The Short Term Impacts of Welfare Reform in Persistently Poor Rural Areas
Using administrative data and in-depth interviews, this case study reports on the short-term impact of welfare reform in persistently poor rural areas of central Appalachia, the Mississippi Delta, the Lower Rio Grande Valley, and Indian reservations in South Dakota. The regions' significant labor demand deficiencies call into question whether welfare reform policies will be as effective. A key finding is that in persistently poor rural areas, reform has made it more difficult for the poor to include public assistance, when necessary, as part of their household income basket. Resulting hardship has increased, but the hardship is not as extreme as some had predicted.
To our knowledge, this item is not available for
download. To find whether it is available, there are three
1. Check below under "Related research" whether another version of this item is available online.
2. Check on the provider's web page whether it is in fact available.
3. Perform a search for a similarly titled item that would be available.
|Date of creation:||26 Jun 2000|
|Date of revision:|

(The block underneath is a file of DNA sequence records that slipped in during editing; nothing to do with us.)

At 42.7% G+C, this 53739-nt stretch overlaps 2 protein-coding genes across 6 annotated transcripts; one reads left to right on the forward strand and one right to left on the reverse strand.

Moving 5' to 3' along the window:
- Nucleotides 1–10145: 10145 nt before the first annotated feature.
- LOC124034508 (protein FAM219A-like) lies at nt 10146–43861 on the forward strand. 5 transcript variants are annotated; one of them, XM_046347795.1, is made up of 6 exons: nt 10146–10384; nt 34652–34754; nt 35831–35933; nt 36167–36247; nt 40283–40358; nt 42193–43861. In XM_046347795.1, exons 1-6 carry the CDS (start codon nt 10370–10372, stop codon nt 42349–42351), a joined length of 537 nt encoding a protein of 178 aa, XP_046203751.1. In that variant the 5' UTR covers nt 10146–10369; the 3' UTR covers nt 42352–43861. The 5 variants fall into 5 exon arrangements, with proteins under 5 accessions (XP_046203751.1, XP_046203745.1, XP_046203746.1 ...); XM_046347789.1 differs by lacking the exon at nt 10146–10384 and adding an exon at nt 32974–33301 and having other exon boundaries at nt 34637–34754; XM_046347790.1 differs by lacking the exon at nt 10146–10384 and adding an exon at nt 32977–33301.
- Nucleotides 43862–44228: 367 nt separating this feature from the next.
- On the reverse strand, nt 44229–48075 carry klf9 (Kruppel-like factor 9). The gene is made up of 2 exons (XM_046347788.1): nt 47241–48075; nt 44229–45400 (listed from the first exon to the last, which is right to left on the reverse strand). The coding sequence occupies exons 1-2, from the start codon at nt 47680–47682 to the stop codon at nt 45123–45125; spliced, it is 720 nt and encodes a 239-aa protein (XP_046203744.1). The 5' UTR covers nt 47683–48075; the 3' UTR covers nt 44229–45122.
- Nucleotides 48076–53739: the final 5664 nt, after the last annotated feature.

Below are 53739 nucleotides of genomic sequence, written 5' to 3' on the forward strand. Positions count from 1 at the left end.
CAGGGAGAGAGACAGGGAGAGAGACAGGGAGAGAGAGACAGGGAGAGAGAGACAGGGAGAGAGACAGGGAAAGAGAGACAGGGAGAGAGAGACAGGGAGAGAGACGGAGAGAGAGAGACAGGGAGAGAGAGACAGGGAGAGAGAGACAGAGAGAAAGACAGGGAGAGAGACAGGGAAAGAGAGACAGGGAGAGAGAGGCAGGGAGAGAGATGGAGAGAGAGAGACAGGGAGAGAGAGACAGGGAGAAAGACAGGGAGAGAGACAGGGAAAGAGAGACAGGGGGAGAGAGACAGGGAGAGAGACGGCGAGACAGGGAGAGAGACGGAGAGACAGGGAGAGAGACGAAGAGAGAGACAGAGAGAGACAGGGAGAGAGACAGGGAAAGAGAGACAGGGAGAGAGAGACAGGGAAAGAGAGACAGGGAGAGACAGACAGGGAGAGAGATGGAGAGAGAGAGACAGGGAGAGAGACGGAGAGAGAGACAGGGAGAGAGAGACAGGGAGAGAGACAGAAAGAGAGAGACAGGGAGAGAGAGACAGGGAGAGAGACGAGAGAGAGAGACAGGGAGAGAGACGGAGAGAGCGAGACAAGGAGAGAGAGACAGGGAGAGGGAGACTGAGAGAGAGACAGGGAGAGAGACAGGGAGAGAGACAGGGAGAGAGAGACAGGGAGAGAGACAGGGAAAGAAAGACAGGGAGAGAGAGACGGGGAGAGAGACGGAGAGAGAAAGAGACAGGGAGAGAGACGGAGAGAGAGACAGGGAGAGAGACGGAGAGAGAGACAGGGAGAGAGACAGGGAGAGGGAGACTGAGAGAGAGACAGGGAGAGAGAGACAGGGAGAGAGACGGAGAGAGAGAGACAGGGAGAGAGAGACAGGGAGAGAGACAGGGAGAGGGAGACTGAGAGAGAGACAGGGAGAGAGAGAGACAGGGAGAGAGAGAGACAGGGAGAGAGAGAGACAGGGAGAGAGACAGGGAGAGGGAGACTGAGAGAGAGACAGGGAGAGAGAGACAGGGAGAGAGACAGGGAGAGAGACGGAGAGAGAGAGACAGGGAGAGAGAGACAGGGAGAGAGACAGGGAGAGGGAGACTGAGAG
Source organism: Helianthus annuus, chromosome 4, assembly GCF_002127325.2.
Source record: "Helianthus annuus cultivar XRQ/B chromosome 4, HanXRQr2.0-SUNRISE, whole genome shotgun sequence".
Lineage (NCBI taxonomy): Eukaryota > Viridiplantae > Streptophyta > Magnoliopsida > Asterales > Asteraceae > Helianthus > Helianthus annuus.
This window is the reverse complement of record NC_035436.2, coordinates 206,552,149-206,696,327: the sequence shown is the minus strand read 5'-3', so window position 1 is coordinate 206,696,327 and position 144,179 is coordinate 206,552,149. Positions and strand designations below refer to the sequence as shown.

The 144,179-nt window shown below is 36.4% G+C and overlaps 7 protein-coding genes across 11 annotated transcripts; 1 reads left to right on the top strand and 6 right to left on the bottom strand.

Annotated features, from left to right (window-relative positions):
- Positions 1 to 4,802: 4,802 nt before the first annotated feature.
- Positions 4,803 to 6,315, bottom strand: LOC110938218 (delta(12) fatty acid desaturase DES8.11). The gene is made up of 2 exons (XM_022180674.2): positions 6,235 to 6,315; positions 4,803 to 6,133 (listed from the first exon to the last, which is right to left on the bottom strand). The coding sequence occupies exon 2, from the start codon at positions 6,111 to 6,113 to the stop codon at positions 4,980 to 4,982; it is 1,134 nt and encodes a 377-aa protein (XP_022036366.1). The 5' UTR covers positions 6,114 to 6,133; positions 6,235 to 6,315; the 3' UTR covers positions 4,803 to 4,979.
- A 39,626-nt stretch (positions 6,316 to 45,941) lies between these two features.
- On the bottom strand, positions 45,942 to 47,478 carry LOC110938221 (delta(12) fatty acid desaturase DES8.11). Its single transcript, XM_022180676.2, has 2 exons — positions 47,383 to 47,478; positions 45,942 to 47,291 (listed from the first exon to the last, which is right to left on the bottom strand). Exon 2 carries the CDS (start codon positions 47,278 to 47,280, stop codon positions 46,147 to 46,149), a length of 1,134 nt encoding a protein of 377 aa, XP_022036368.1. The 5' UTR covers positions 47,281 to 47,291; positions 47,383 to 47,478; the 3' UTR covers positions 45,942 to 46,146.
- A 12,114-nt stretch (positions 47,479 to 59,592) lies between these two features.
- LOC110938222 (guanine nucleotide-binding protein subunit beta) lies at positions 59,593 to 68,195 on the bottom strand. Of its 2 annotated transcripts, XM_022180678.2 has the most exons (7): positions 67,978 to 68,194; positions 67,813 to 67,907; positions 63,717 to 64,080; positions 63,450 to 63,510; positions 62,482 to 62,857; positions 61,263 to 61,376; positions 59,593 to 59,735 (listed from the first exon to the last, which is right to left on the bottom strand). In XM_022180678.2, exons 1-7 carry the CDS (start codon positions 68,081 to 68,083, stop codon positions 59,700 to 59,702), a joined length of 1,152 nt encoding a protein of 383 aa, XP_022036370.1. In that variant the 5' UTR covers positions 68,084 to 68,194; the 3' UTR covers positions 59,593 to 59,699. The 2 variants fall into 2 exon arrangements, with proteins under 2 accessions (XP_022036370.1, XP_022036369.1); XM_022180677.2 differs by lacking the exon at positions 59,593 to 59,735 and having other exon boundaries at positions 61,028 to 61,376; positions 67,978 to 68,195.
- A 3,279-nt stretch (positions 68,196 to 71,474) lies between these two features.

|Contact details of provider:|| Postal: Harris Graduate School of Public Policy Studies, 1155 E. 60th Street Chicago, IL 60637|
Web page: http://www.jcpr.org/wp/ByDate.html
More information through EDIRC
Please report citation or reference errors to , or , if you are the registered author of the cited work, log in to your RePEc Author Service profile, click on "citations" and make appropriate adjustments.:
- John M. Fitzgerald, 1995. "Local labor markets and local area effects on welfare duration," Journal of Policy Analysis and Management, John Wiley & Sons, Ltd., vol. 14(1), pages 43-67.
- James P. Miller & Herman Bluestone, 1988. "Prospects for Service Sector Employment Growth in Non-Metropolitan America," The Review of Regional Studies, Southern Regional Science Association, vol. 18(1), pages 28-41, Winter.
- O'Neill, June A & Bassi, Laurie J & Wolf, Douglas A, 1987. "The Duration of Welfare Spells," The Review of Economics and Statistics, MIT Press, vol. 69(2), pages 241-48, May.
When requesting a correction, please mention this item's handle: RePEc:wop:jopovw:191. See general information about how to correct material in RePEc.
For technical questions regarding this item, or to correct its authors, title, abstract, bibliographic or download information, contact: (Thomas Krichel)
If references are entirely missing, you can add them using this form.